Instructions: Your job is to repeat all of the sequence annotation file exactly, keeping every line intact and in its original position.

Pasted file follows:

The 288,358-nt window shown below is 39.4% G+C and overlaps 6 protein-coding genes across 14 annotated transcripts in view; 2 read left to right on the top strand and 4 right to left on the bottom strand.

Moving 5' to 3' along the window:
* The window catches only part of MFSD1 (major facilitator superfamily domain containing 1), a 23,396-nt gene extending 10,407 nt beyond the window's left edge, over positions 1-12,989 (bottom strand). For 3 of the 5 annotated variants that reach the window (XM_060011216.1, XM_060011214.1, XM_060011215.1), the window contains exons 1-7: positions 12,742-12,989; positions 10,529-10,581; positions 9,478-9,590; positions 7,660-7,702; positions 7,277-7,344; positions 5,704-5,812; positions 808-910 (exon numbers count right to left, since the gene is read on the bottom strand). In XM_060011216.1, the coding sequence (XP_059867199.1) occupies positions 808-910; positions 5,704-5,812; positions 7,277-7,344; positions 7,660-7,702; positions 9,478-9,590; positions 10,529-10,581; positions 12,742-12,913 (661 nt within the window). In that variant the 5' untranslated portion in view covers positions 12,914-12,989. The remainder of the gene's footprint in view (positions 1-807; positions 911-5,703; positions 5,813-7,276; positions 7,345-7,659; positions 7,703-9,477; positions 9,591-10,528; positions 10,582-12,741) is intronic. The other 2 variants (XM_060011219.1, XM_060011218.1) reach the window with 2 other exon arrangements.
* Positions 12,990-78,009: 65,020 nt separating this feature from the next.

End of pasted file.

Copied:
The 288,358-nt window shown below is 39.4% G+C and overlaps 6 protein-coding genes across 14 annotated transcripts in view; 2 read left to right on the top strand and 4 right to left on the bottom strand.

Moving 5' to 3' along the window:
* The window catches only part of MFSD1 (major facilitator superfamily domain containing 1), a 23,396-nt gene extending 10,407 nt beyond the window's left edge, over positions 1-12,989 (bottom strand). For 3 of the 5 annotated variants that reach the window (XM_060011216.1, XM_060011214.1, XM_060011215.1), the window contains exons 1-7: positions 12,742-12,989; positions 10,529-10,581; positions 9,478-9,590; positions 7,660-7,702; positions 7,277-7,344; positions 5,704-5,812; positions 808-910 (exon numbers count right to left, since the gene is read on the bottom strand). In XM_060011216.1, the coding sequence (XP_059867199.1) occupies positions 808-910; positions 5,704-5,812; positions 7,277-7,344; positions 7,660-7,702; positions 9,478-9,590; positions 10,529-10,581; positions 12,742-12,913 (661 nt within the window). In that variant the 5' untranslated portion in view covers positions 12,914-12,989. The remainder of the gene's footprint in view (positions 1-807; positions 911-5,703; positions 5,813-7,276; positions 7,345-7,659; positions 7,703-9,477; positions 9,591-10,528; positions 10,582-12,741) is intronic. The other 2 variants (XM_060011219.1, XM_060011218.1) reach the window with 2 other exon arrangements.
* Positions 12,990-78,009: 65,020 nt separating this feature from the next.